In addition to the books below, mainly light comedy pieces, Keble Howard wrote a large number of short stories, sketches and poems, published both in magazines and as part of anthologies that included the work of other authors. Many of the books were illustrated by prominent illustrators of the day, including John Hassall and Frank Reynolds. During World War I he also produced a number of works in support of the war effort.
- The Chicot Papers (1901) Collection of pieces published previously in the Sketch
- Love and a Cottage (1903)
- The God in the Garden (1904)
- Love in June (1905)
- The Smiths of Surbiton (1906) Published in USA as The Smiths: a comedy without a plot
- The Whip Hand (1906)
- The Bachelor Girls (1907)
- Miss Charity (1908)
- The Smiths of Valley View (1909)
- Potted Brains (1909)
- The Cheerful Knave (1910)
- The Happy Vanners (1911)
- Chicot in America (1911) Howard's travels in Canada & USA
- One of the Family (1911)
- Lord London (1913) Based on career of Lord Northcliffe
- Merry-Andrew (1915)
- Forked Lightning (1916)
- Chin Music (1917)
- The Gay Life (1917)
- The Smiths in War-Time (1918)
- The Adorable Lad (1918)
- The Zeebrugge Affair (1918) Account of the Zeebrugge Raid
- The Comedy of It (1919)
- Take One at Night (1919)
- An Author in Wonderland (1919) Howard's wartime encounters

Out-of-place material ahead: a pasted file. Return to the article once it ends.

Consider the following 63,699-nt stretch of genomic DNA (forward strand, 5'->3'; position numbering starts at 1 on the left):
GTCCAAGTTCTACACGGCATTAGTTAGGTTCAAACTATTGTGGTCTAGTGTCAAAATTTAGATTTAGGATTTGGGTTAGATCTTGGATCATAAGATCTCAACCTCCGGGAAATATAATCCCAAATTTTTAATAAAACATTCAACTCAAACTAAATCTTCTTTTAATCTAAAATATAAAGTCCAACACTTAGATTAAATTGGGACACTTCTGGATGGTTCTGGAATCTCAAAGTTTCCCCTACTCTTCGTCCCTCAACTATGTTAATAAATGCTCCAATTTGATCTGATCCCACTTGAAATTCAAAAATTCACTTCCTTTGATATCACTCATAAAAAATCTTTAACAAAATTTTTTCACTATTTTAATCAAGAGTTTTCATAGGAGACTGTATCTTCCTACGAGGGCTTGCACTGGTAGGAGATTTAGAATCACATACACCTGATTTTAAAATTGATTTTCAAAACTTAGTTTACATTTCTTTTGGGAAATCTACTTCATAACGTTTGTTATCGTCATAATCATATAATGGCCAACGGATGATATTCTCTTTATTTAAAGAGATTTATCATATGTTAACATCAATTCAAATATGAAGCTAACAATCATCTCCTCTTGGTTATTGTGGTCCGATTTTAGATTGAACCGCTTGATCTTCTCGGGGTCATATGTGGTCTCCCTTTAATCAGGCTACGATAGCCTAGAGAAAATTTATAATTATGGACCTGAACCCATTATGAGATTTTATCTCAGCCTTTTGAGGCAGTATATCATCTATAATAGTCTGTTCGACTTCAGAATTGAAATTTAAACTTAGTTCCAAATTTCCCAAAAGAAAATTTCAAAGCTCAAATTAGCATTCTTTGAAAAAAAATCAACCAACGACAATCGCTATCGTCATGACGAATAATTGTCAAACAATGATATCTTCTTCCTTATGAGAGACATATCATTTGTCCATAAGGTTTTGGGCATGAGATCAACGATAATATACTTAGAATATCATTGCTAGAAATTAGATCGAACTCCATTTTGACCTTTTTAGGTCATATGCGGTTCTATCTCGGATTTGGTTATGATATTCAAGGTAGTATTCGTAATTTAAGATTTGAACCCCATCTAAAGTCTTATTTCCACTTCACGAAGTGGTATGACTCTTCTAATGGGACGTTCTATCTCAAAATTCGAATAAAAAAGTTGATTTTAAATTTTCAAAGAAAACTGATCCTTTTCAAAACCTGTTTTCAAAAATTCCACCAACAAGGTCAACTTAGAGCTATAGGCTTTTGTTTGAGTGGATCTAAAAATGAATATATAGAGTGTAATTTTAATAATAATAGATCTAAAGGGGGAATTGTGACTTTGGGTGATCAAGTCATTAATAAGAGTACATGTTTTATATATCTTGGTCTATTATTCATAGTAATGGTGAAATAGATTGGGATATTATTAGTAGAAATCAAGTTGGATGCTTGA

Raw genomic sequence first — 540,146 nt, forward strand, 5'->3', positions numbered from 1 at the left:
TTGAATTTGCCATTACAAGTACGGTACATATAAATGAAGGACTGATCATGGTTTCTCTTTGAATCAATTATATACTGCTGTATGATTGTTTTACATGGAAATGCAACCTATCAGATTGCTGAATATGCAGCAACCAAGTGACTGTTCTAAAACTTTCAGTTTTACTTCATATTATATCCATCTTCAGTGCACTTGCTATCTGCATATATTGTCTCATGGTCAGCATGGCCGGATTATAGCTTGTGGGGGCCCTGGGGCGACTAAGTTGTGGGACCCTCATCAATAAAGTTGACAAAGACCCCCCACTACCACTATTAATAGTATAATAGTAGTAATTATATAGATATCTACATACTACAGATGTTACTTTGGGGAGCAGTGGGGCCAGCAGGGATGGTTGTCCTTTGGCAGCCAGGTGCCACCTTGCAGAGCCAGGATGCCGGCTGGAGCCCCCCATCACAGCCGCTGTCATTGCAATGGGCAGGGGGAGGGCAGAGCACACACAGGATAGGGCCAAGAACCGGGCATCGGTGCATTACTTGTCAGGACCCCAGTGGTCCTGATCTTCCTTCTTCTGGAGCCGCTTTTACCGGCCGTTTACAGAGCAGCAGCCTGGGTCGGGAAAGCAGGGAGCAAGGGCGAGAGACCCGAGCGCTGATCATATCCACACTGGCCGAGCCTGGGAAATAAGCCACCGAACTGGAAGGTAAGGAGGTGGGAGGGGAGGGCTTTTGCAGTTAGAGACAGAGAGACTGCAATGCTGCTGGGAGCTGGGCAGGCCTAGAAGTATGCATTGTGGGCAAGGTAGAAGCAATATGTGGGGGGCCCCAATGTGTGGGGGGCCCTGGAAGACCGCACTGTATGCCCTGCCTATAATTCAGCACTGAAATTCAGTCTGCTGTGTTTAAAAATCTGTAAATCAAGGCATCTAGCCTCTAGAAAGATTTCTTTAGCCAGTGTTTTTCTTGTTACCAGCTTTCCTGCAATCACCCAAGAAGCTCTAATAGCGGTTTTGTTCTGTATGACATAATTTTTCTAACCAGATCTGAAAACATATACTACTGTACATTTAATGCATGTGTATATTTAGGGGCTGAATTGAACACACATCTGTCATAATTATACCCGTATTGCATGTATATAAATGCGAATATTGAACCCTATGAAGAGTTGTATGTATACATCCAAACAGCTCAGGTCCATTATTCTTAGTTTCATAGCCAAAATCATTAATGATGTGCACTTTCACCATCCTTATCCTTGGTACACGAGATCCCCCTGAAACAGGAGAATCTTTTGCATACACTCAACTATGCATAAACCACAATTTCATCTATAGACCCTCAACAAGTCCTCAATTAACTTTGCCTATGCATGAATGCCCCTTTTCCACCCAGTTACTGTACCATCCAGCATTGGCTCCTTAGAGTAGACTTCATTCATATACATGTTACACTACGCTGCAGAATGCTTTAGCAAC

- The Peculiar Major (1919)
- Puck and Mr Purley (1920)
- The Purleys of Wimbledon (1922)
- King of the Castle (1922)
- The Fast Lady (1925)
- Chicot Calling (1925)
- The Chicot Club (1926)
- Paradise Island (1926)
- Lord Babs (1927)
- My Motley Life (1927) An autobiography
- The Fast Gentleman: A Tale of the Norfolk Broads (1928)
These included both full-length plays and shorter one act dramas intended to be performed as curtain raisers to other works. Between 1923 and 2000 a number were adapted for radio and broadcast by the BBC.
- Compromising Martha (1906)
- All Through Martha (1906) Combines all the 'Martha' plays
- Martha Plays the Fairy (1907)
- Charles, his Friend (1907)
- The Dramatist at Home (1909)
- Come Michaelmas (1909)
- The Girl Who Could Not Lie (1911)
- The Embarrassed Butler (1912)
- Dropping the Pilot (1913) Original title: The Whip Hand.
- The Cheerful Knave (1914)
- The Green Flag (1915) Original title: Forked Lightning.
- The Test Kiss (1918)
- Lazy Lubin (in America) (1920)
- Sweet William (1921)
- The Smiths of Surbiton (1922)
- Puss in the Corner (1923)
- An Order to View (1923)
- All in Train (1924)
- Lord Babs (1925)
Notes and References
- "Canada in Khaki, published 1917".
- Birmingham Daily Gazette. Friday 30 March 1928, page 6
- "The Nineteen Hundreds by Reginald Auberon, page 142. George Allen & Unwin Ltd, London. 1922".
- Kemp, Mitchell & Trotter (1997). Edwardian Fiction, an Oxford Companion. p. 197. ISBN 9780198117605.CS1 maint: uses authors parameter (link)
- Keble Howard (1927). My Motley Life. London: Ernest Benn Ltd. pp. 65–76. OCLC 963619742.
- Who Was Who 1916-1928. Bloomsbury. 2014. ISBN 9781408193365.
- Keble Howard (1927). My Motley Life. London: Ernest Benn Ltd. pp. 104–105. OCLC 963619742.
- "Cardiff University Special Collections". Retrieved 9 Jan 2018.
- The Sketch. Wednesday 21 March 1928, page 7